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EECEurasian Economic CommissionAbout the Eurasian Economic Commission
About the Eurasian Economic Commission

About the Eurasian Economic Commission

 

The Eurasian Economic Commission (EEC) is the permanent regulatory body of the Eurasian Economic Union (EAEU). It started work on February 2, 2012.

The main purpose of the Eurasian Economic Commission is ensuring the functioning and development of the EAEU, and developing proposals for the further development of integration.

Currently there are five EEC countries: The Republic of Armenia, the Republic of Belarus, the Republic of Kazakhstan, the Kyrgyz Republic and the Russian Federation. The EEC has supranational regulatory body status and its activity is guided by the interests of the participating countries of the Eurasian Economic integration project in general, not motivating its decisions by any interests of national Governments. Decisions of the Commission are obligatory for execution on the territory of the EAEU Member States.

The basis of the decision to establish the EEC lies in the understanding that the five countries together will not only be able reduce the negative impacts of global instability, but also actively position themselves in foreign markets. The Eurasian Economic Union is open to other States that share the goals of this Association and are ready to assume the required obligations.

The most important feature of the Commission lies in the fact that all decisions are based on a collegial basis. The Board of the Eurasian Economic Commission consists of 10 members (2 Members (Minister) from each Member State), one of whom is the Chairman of the Commission Board.

The Chairman of the Board and the members of the Board are appointed for a term of 4 years by the decision of the Supreme Eurasian Economic Council at the level of Heads of State with a possible extension of term of office. The Members of the Board adopt decisions by voting.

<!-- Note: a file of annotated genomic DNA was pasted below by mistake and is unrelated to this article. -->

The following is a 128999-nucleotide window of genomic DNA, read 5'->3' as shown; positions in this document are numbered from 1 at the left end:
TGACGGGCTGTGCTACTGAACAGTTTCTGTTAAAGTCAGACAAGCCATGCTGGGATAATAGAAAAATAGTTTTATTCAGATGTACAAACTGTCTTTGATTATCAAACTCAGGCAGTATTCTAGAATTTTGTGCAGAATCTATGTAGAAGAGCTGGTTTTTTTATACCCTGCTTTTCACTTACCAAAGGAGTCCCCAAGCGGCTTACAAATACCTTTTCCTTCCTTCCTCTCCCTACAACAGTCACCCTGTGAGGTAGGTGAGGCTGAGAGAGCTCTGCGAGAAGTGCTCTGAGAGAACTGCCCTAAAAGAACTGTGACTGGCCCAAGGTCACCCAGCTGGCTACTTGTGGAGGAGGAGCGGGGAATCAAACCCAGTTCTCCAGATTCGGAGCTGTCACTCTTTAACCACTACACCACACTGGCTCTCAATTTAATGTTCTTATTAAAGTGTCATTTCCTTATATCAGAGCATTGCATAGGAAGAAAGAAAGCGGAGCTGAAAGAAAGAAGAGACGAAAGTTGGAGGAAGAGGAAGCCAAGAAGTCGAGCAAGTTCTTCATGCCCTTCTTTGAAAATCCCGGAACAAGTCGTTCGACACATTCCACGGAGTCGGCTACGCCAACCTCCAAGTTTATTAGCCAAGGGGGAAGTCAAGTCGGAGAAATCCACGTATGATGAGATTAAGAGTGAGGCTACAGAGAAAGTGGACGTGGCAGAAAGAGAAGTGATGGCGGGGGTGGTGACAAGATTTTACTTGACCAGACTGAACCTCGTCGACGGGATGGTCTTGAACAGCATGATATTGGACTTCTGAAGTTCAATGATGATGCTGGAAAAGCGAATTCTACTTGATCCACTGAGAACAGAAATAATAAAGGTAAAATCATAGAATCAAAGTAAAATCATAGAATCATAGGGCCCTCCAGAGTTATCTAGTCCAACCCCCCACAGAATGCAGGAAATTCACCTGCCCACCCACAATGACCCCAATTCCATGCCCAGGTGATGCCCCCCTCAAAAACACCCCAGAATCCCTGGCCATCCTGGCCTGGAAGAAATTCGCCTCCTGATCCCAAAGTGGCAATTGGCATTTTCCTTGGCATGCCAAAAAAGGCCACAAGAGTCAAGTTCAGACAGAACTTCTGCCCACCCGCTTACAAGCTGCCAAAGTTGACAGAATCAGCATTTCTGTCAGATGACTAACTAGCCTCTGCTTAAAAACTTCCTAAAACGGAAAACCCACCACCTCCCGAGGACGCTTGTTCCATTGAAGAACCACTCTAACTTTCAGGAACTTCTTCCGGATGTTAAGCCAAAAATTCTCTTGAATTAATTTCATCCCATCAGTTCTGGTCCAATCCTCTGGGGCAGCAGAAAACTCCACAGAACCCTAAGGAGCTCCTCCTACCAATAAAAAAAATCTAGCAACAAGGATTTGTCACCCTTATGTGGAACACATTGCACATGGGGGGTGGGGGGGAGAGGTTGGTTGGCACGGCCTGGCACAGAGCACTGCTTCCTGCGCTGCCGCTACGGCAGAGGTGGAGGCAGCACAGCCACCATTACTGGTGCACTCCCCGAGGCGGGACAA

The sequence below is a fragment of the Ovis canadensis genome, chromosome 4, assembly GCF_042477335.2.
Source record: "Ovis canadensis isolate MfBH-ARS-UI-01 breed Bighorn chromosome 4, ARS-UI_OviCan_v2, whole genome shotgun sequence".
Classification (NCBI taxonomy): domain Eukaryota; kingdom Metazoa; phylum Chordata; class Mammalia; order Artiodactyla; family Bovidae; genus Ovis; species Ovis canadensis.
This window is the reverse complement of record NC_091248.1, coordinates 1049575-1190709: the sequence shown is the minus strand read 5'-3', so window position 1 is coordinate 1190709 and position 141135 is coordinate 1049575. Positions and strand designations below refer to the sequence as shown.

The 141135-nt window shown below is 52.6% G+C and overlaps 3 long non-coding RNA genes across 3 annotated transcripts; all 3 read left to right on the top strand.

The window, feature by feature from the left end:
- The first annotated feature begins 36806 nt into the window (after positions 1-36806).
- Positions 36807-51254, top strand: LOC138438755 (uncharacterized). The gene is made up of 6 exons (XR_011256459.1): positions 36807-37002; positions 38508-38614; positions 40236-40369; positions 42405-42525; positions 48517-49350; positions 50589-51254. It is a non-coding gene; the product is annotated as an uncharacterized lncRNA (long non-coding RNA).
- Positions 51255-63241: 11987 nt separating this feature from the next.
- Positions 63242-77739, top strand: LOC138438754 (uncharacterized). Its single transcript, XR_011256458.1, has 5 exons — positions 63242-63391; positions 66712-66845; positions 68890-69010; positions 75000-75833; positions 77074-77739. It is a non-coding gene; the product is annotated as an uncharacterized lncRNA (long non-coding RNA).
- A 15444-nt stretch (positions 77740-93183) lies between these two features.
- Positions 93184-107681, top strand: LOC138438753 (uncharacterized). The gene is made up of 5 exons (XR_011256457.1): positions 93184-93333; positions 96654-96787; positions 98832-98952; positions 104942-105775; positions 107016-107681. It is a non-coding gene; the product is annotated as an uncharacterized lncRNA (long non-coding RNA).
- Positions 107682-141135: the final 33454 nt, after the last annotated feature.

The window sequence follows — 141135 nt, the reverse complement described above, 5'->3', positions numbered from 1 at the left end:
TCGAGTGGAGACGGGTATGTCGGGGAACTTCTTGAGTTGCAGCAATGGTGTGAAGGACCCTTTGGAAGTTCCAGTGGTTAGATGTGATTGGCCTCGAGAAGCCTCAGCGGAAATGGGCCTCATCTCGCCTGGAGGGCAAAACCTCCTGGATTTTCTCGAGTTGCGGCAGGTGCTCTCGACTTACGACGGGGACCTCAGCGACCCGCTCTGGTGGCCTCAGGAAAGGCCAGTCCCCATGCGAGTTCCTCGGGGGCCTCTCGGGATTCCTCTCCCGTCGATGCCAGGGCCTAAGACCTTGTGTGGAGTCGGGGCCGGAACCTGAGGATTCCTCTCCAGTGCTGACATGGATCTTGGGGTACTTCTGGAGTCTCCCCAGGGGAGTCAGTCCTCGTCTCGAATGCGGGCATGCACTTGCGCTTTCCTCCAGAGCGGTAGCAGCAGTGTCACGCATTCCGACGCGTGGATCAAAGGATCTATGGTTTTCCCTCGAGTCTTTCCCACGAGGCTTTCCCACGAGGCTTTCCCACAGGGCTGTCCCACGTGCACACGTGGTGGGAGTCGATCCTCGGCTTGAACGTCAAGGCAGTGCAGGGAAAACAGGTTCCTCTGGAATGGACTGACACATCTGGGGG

The EEC’s activities are divided into functional areas that are supervised by members of the Board (Ministers). Each area is a block from the industrial and economic sectors. The Members of the Board and EEC departments interact with the authorised national authorities within the area of their activities.

There are currently 23 Departments in operation in the EEC structure. Within them, there are 20 Advisory committees that have the aim of developing proposals for the EEC Board and holding consultations with representatives of the national state authorities. The Chairmen of the Committees are the Members of the Board (Ministers) according to their areas of activity.

The Commission supports inclusive dialogue with key partners in its work. The first level of dialogue is interstate, which envisages the forming of effective interaction with national authorities in the process of developing and adopting decisions. The second level of dialogue is working directly with the business community.

The main professional principles of the EEC’s activities are non-politicization, balance of interests, efficiency and transparency.

The EEC is active in the international arena with the aim of presenting the activities of the Eurasian community and attracting key partners from the European and Asia-Pacific regions to participate in integration processes.

The Main Areas of Activity of the Eurasian Economic Commission:

  • assignment and distribution of import customs duties;
  • establishment of trade regimes for third parties;
  • statistics of foreign and mutual trade;
  • macroeconomic policy;
  • competition policy;
  • industrial and agricultural subsidies;
  • energy policy;
  • natural monopolies;
  • state and/or municipal procurement;
  • mutual trade in services and investments;
  • transport and transportation;
  • monetary policy;
  • security and protection of intellectual property and the means of branding goods, works and services;
  • labour migration;
  • financial markets (banking, insurance, the currency market, the securities market);
  • customs tariff and non-tariff regulations;
  • customs administration;
  • informatization;
  • information and communication technologies;
  • and others.